2009: Hard on People, Good for Animals

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2009 might have been a rough year for humans: slumping economy, endless war, H1N1, fill in the blank. But it was pretty good for animals. I'm speaking in relative terms, of course. Sure, we managed to kill 660,000 animals every hour in the United States. But conditions improved measurably for millions of these creatures before they died. From the size of their living space to the fact that they were allowed to remain attached to their own tails, welfare standards for animals expanded to horizons that were more than mirages.

Most encouraging was California's decision to ban tail docking for cattle. Arnold Schwarzenegger predictably mocked the bill, claiming that "debating about cow tails" during a budget meltdown was "inexcusable." But on October 11 he went soft and signed it. As a result, on January 1st California, the nation's biggest dairy state, added milk cows to horses as animals worthy of an intact tail. Tails might seem trivial. But given that studies show that docked tails can cause lifelong chronic pain, the state's 1.4 million dairy cows will lead better lives. Plus, where California goes legislatively other states tend to follow.

The Humane Society of the United States called 2009 a "record-breaking year of victories."

The welfare of chickens also saw genuine progress. A number of prominent food producers and retailers deserve praise for insisting that chickens be spared the indignities of a battery cage, a method of confinement that prevents movement, eases egg collection, and gives producers better control of feeding. A typical cage offers a chicken less space than a sheet of paper. Activists have been protesting battery cages for decades, but last year their protests led to unprecedented payoffs. Restaurant chains including PF Chang's, Au Bon Pain, Wendy's, and Red Robin agreed to start switching their buying to eggs sourced from cage-free chickens. Radlo Foods responded as one might hope, becoming the first national producer of eggs to phase out battery cages.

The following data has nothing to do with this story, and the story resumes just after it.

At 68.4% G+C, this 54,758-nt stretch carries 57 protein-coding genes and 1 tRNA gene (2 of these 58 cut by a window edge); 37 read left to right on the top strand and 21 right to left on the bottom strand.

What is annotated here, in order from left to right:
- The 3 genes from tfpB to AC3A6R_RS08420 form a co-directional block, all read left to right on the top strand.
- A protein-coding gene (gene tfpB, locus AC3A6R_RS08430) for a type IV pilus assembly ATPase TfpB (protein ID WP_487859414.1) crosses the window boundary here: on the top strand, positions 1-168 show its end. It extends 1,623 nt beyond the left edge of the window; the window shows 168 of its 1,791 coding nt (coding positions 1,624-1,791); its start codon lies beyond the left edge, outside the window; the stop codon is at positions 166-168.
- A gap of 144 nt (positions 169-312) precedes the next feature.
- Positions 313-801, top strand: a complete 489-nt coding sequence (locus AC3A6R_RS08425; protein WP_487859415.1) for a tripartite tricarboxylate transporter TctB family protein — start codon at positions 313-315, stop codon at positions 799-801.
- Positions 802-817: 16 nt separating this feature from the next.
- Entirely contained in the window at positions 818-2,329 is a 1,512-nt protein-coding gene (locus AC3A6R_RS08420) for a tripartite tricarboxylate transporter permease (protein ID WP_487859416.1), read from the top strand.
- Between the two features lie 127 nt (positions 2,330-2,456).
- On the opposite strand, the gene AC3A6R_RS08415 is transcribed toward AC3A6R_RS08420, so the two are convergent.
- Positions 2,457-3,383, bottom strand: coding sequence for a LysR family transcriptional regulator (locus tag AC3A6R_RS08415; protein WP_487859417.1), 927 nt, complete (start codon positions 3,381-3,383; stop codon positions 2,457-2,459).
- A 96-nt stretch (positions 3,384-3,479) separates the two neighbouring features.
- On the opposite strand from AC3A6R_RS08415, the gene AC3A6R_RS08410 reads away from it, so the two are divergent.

By no means should "cage-free" be taken to mean that chickens are happily exploring a bucolic pasture--cage-free confinement can still be quite confining. But at the least, it allows more movement. And more movement is never negligible. It always means less suffering.

Two states, Michigan and Maine, enacted comprehensive animal welfare reform in 2009. Michigan, thanks to Gov. Jennifer Granholm, banned not only battery cages but also veal crates and gestation crates. Maine, thanks to a bill initiated by Senator John Nutting, also made veal and gestation crates illegal. A veal crate, as many consumers know, is designed to cause muscular atrophy by preventing a calf from moving during the whole of its 14-week existence. The space is so restricted that the calf cannot even lie down. Crated calves are force-fed a milk substitute that lacks iron, to foster the pinkish flesh that consumers have come to expect--an expectation that many chefs, searching for more humanely raised calves, are working to break them of.

Then there is another crate: the gestation crate, designed to keep a sow, a breeding pig, confined while pregnant. The rationale should not be easily dismissed: producers argue that crates prevent sows from fighting and seriously injuring, if not killing, each other. Still, it's an immensely cruel way to treat any animal, much less one as intelligent as a pig. Experts routinely note that confinement in gestation crates drives sows to deep psychological distress.

Not to be overlooked are a miscellany of other welfare laws that were issued 2009. Here are a few: Nevada banned the practice of keeping, possessing, or training dogs for fighting; in Oregon, private citizens may no longer possess monkeys, alligators, tigers, lions, or bears; all garments produced in New Jersey containing animal fur must now indicate on a label the animal it came from and its place of origin; Washington state cracked down on puppy mills, establishing strict standards for anyone owning over 10 breeding dogs.

The Humane Society of the United States called 2009 a "record-breaking year of victories." What's most exciting about these advancements is that they came from a grassroots movement of consumers who are realizing that a civilization that treats animals with respect is a healthy civilization. It might not have been such a bad year for humans after all.

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James McWilliams is an associate professor of history at Texas State University, San Marcos, and author of Just Food: Where Locavores Get It Wrong and How We Can Truly Eat Responsibly.

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